Boeing Faces $5 Billion Tab on 737 Max Simulator Training
(Bloomberg) -- Boeing Co.’s costs would rise an estimated $5 billion if pilots need to get simulator training before flying the 737 Max, according to Bloomberg Intelligence.
That would nearly double the $5.6 billion that Boeing had committed to cover costs from last year’s grounding of the jetliner. The manufacturer will be expected to reimburse airline expenses for simulator training because it sold the plane on the basis that pilots certified for the previous 737 variant would need minimal additional training, analyst George Ferguson said in a note Thursday.
The manufacturer on Tuesday said it had advised regulators that pilots need more than brief tablet-based instruction before flying the Max, reversing its previous stance in part because of revisions to the plane after two crashes killed 346 people. Simulator training would delay the return of the aircraft, Ferguson said. The decision on simulators is up to regulators, who have yet to approve the plane’s return.
“Our estimates show the cost of airline lost profits will probably exceed Boeing’s $5.6 billion reserve just for 2019,” he wrote. “As the production pause stretches on, suppliers will run into more financial difficulty, perhaps even needing support from Boeing.”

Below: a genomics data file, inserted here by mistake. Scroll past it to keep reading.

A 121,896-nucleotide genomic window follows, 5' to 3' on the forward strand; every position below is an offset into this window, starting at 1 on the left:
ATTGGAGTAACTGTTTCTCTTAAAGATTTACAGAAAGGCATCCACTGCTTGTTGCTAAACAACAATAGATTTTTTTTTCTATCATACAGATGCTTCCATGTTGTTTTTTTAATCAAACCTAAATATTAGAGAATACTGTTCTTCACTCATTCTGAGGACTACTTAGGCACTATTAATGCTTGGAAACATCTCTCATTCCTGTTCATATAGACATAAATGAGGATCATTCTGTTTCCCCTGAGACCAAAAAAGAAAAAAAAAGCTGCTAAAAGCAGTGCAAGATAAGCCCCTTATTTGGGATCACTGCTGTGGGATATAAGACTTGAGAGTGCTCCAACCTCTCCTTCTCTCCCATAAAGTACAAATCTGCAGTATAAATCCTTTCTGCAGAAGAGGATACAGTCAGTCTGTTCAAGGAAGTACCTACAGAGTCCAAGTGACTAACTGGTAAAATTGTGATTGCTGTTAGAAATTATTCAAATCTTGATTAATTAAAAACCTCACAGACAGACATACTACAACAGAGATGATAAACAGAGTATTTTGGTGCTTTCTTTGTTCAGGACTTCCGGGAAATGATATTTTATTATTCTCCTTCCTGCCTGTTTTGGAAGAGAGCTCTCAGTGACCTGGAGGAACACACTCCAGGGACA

Boeing’s compensation to Southwest Airlines Co., the largest operator of the Max when it was grounded in March, likely will exceed $1.2 billion if the plane remains parked through this quarter, Ferguson estimated. That would be 22% of the $5.6 billion that the manufacturer has set aside. Southwest hasn’t disclosed terms of its agreement with Boeing but said the grounding reduced operating income by $830 million last year.
American Airlines Group Inc. and Grupo Aeromexico SAB also have reached confidential agreements with Boeing.
Using Southwest as a benchmark, Ferguson bases his estimates on 385 Max planes in fleets at the time of the grounding, plus an order backlog of 4,543 jets -- all sold before regulators ordered the aircraft parked.
He assumes that simulators for the previous 737 model can’t be used for the Max “as procedures and handling can’t be fully replicated in those for the 737 NG.” Boeing is exploring converting the older simulators and if it can, that would reduce training time.
There are about a dozen existing Max simulators in the U.S., including six at Boeing, three at Southwest and one each at American and United Airlines Holdings Inc., according to the Federal Aviation Administration. CAE Inc. has been making Max simulators in anticipation of increased demand.
Savanthi Syth, an analyst with Raymond James Financial, also has said Boeing likely would bear the costs of incremental pilot training on the Max.
Boeing rose 1.3% to $335.82 at 11:17 a.m. in New York. Since the first 737 Max crash in October 2018, the stock had dropped 7.8% through Wednesday while the Dow Jones Industrial Average advanced 16%.
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